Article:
There, a plucky farm boy will find more than he’s bargained for on his quest to awaken the sleeping princess in her cursed tower. First there’s the Dark Lord, who wishes for the boy’s untimely death . . . and also very fine cheese. Then there’s a bard without a song in her heart but with a very adorable and fuzzy tail, an assassin who fears not the night but is terrified of chickens, and a mighty fighter more frightened of her sword than of her chain-mail bikini. This journey will lead to sinister umlauts, a trash-talking goat, the Dread Necromancer Steve, and a strange and wondrous journey to the most peculiar “happily ever after” that ever once-upon-a-timed.
If you want to meet Dawson & Hearne and get your copy of Kill the Farm Boy signed, here's where they'll be appearing:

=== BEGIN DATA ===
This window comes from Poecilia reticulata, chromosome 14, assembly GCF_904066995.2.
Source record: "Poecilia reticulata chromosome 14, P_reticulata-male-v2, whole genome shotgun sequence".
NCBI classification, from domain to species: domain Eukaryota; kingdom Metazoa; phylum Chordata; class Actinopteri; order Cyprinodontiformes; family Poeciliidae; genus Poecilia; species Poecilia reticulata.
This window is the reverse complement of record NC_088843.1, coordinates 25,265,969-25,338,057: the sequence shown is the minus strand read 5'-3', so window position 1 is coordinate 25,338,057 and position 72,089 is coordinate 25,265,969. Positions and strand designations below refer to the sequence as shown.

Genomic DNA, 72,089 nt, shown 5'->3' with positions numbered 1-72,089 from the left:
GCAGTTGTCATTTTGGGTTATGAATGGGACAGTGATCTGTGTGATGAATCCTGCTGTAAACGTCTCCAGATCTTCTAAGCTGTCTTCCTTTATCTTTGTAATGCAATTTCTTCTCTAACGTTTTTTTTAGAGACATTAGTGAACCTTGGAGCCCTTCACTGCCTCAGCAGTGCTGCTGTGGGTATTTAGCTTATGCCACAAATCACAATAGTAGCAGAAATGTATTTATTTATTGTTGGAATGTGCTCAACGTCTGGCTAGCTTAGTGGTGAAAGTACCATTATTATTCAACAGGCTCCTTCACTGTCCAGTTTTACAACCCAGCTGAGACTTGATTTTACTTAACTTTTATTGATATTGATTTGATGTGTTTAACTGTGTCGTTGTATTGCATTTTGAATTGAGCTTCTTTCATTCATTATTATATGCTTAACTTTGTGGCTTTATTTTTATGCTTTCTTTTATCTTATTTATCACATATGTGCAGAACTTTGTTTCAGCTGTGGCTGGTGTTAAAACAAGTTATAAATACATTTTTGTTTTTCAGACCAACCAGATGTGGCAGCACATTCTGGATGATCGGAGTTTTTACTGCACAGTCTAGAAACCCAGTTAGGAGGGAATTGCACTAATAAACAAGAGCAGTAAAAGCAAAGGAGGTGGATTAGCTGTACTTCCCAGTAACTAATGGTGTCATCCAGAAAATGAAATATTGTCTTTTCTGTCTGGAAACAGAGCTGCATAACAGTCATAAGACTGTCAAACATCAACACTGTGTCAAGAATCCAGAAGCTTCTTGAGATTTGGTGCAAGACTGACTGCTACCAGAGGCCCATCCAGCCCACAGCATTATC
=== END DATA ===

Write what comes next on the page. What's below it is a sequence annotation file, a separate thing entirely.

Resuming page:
July 17: Scottsdale, AZ. The Poisoned Pen, 7 pm.
July 21: San Diego, CA. Upstart Crow, 10 am, appearing with Victoria Schwab
July 23: Naperville, IL. Anderson’s Bookshop, 7 pm, appearing with audiobook narrator Luke Daniels.
July 24: Asheville, NC. Malaprop’s Bookstore, 6 pm.
July 25: Woodstock, GA. Fox Tale Book Shoppe, 6:30 pm.
If you don't know about Rebecca Roanhorse yet, take note. Her short story, Welcome to Your Authentic Indian Experience™, won this year's Nebula Award for best short story and is a finalist for the Hugo in the same category. On top of that, Roanhorse's debut novel is making big waves - Trail of Lightning introduces The Sixth World, a postapocalyptic wasteland where gods and heroes roam and badass Indigenous monster-hunter Maggie Hoskie stalks her prey. According to the author herself this morning, Trail of Lightning is headed to a third printing after only being released a few weeks ago!